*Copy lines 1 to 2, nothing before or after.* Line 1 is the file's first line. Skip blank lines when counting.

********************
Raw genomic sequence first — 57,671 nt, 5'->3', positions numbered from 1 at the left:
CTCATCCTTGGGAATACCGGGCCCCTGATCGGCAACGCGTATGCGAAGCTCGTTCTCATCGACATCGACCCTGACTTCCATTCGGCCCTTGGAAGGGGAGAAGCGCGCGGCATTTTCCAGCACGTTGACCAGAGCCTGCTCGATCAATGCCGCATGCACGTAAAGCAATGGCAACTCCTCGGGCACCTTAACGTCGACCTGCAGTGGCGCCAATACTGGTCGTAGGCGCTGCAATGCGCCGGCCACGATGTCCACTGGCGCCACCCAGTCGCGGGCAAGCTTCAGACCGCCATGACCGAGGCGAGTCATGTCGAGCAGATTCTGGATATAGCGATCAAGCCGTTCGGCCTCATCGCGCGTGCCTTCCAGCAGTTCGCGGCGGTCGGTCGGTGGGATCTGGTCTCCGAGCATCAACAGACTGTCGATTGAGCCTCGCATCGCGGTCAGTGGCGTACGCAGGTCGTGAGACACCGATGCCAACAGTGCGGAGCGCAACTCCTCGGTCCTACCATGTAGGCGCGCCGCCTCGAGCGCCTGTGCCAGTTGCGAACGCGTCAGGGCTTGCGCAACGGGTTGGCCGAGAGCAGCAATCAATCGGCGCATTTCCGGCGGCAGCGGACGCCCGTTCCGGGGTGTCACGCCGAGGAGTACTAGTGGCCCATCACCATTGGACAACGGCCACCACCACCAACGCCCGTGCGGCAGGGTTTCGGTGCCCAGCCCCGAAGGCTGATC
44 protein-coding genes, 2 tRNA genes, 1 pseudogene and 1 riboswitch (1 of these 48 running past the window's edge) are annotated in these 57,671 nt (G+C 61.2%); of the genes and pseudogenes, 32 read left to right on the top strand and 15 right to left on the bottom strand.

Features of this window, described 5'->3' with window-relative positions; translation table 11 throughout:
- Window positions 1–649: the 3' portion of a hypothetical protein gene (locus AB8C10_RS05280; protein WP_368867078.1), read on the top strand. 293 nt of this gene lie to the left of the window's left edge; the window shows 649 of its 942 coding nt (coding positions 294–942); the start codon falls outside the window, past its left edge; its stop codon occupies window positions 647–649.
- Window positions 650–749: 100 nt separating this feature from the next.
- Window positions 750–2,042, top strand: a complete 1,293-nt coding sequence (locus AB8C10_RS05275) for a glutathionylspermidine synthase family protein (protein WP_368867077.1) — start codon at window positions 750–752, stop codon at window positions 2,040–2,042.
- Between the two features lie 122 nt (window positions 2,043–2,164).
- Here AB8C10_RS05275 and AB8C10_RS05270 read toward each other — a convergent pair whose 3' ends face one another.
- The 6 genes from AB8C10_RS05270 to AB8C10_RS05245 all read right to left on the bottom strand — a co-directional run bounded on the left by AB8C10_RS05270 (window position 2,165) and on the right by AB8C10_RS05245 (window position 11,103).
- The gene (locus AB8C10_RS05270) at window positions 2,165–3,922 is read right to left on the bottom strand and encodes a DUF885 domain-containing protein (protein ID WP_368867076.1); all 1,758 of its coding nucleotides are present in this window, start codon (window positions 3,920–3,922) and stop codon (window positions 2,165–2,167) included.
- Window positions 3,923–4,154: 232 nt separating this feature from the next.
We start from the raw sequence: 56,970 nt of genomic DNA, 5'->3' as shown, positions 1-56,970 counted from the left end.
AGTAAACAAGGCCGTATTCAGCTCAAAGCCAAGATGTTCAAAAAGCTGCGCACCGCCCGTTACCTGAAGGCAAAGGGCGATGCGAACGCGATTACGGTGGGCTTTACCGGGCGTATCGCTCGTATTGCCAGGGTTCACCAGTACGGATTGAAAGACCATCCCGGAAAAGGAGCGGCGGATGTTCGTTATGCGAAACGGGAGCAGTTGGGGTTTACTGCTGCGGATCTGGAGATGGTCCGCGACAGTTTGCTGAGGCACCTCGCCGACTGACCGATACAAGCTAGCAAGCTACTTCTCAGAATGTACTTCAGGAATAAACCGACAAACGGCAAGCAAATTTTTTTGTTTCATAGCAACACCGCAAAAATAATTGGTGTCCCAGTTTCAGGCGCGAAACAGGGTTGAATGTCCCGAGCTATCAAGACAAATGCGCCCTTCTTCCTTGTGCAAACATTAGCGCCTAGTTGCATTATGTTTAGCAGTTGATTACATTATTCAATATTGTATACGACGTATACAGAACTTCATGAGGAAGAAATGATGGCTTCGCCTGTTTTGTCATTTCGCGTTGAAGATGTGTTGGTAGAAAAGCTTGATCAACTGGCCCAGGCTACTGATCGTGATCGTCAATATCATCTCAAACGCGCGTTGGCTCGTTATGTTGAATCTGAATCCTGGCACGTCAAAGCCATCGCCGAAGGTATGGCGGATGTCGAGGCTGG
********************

Raw genomic sequence first — 57,671 nt, 5'->3', positions numbered from 1 at the left:
CTCATCCTTGGGAATACCGGGCCCCTGATCGGCAACGCGTATGCGAAGCTCGTTCTCATCGACATCGACCCTGACTTCCATTCGGCCCTTGGAAGGGGAGAAGCGCGCGGCATTTTCCAGCACGTTGACCAGAGCCTGCTCGATCAATGCCGCATGCACGTAAAGCAATGGCAACTCCTCGGGCACCTTAACGTCGACCTGCAGTGGCGCCAATACTGGTCGTAGGCGCTGCAATGCGCCGGCCACGATGTCCACTGGCGCCACCCAGTCGCGGGCAAGCTTCAGACCGCCATGACCGAGGCGAGTCATGTCGAGCAGATTCTGGATATAGCGATCAAGCCGTTCGGCCTCATCGCGCGTGCCTTCCAGCAGTTCGCGGCGGTCGGTCGGTGGGATCTGGTCTCCGAGCATCAACAGACTGTCGATTGAGCCTCGCATCGCGGTCAGTGGCGTACGCAGGTCGTGAGACACCGATGCCAACAGTGCGGAGCGCAACTCCTCGGTCCTACCATGTAGGCGCGCCGCCTCGAGCGCCTGTGCCAGTTGCGAACGCGTCAGGGCTTGCGCAACGGGTTGGCCGAGAGCAGCAATCAATCGGCGCATTTCCGGCGGCAGCGGACGCCCGTTCCGGGGTGTCACGCCGAGGAGTACTAGTGGCCCATCACCATTGGACAACGGCCACCACCACCAACGCCCGTGCGGCAGGGTTTCGGTGCCCAGCCCCGAAGGCTGATC